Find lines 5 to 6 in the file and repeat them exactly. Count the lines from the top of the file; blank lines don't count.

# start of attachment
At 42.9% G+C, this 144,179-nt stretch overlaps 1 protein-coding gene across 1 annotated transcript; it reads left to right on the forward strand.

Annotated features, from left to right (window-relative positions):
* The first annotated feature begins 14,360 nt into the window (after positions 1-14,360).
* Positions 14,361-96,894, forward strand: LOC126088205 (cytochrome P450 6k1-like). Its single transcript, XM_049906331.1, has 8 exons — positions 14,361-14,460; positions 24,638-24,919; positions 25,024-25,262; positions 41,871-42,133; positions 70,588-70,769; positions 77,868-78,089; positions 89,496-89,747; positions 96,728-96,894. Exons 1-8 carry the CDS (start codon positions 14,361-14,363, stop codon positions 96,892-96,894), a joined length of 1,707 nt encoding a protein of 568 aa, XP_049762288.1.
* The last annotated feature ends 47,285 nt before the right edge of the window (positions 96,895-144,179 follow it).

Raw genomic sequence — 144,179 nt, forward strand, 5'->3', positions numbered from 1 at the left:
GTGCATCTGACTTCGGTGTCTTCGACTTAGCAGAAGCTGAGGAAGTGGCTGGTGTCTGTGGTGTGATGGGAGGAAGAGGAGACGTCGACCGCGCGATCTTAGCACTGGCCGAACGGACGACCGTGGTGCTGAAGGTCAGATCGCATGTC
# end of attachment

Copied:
* The last annotated feature ends 47,285 nt before the right edge of the window (positions 96,895-144,179 follow it).

Raw genomic sequence — 144,179 nt, forward strand, 5'->3', positions numbered from 1 at the left: